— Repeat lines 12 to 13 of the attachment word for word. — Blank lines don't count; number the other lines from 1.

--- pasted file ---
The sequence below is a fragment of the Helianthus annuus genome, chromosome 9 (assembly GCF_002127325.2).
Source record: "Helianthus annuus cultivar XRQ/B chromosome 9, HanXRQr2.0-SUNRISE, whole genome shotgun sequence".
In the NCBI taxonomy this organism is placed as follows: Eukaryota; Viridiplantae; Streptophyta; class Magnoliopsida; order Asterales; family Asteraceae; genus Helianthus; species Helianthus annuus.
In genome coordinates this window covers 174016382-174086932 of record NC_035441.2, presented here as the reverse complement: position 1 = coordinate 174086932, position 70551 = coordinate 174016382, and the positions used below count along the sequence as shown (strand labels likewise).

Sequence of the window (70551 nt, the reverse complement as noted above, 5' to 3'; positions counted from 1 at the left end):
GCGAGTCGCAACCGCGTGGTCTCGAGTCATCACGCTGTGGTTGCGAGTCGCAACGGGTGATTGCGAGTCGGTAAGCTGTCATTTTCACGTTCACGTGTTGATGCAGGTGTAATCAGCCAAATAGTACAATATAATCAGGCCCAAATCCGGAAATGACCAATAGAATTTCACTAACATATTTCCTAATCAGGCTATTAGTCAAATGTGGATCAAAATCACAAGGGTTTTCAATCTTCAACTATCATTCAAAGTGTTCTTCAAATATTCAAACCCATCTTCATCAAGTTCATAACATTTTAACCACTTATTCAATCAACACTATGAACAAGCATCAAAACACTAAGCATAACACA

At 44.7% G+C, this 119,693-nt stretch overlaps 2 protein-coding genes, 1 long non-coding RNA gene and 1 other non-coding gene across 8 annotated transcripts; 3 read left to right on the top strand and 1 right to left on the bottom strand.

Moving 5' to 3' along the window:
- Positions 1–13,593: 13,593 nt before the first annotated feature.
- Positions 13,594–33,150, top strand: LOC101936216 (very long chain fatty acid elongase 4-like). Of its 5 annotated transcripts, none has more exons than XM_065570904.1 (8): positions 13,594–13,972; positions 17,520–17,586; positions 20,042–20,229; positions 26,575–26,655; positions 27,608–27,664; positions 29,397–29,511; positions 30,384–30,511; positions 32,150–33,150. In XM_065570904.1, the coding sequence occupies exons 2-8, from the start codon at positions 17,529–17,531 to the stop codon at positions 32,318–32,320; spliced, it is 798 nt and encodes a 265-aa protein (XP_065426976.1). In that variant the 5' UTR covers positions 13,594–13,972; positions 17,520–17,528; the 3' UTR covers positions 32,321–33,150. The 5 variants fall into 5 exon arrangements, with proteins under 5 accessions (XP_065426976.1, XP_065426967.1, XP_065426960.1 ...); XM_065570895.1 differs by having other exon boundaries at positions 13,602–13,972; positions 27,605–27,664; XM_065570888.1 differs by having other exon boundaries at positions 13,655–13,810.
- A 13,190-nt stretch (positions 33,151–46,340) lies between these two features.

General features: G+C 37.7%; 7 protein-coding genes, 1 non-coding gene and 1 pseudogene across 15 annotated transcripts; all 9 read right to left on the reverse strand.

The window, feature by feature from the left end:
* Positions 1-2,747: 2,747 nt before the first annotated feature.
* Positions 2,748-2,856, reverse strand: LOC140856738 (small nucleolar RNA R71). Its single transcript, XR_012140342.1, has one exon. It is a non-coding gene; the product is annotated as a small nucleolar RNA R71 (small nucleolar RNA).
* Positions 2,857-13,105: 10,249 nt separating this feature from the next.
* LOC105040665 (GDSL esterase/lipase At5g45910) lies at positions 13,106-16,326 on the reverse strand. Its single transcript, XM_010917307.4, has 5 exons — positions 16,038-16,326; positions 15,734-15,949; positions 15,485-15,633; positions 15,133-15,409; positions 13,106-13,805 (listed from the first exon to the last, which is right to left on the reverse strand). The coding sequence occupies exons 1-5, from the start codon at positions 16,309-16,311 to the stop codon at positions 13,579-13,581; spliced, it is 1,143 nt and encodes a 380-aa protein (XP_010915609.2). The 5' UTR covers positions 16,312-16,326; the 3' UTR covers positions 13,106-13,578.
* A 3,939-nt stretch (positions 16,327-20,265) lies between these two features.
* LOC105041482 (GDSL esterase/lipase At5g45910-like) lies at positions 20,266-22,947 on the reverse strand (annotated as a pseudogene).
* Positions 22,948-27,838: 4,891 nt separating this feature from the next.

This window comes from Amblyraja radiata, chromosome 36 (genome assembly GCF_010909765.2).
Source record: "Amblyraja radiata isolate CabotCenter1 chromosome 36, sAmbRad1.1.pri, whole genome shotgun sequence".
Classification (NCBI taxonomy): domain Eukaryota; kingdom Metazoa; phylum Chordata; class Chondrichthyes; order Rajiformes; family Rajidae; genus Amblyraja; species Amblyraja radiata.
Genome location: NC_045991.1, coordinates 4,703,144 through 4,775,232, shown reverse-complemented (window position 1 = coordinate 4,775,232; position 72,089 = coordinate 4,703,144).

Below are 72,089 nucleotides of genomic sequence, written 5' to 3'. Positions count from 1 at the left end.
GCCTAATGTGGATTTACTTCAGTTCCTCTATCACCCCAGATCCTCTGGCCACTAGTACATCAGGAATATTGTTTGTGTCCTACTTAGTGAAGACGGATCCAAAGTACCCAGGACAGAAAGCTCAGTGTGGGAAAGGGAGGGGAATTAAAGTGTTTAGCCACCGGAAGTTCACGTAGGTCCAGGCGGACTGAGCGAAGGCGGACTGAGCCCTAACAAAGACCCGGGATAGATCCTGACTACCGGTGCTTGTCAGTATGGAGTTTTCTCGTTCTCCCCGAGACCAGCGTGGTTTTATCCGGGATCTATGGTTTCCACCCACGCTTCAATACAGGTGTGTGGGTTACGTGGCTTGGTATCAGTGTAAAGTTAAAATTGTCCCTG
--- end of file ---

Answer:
General features: G+C 37.7%; 7 protein-coding genes, 1 non-coding gene and 1 pseudogene across 15 annotated transcripts; all 9 read right to left on the reverse strand.

The window, feature by feature from the left end: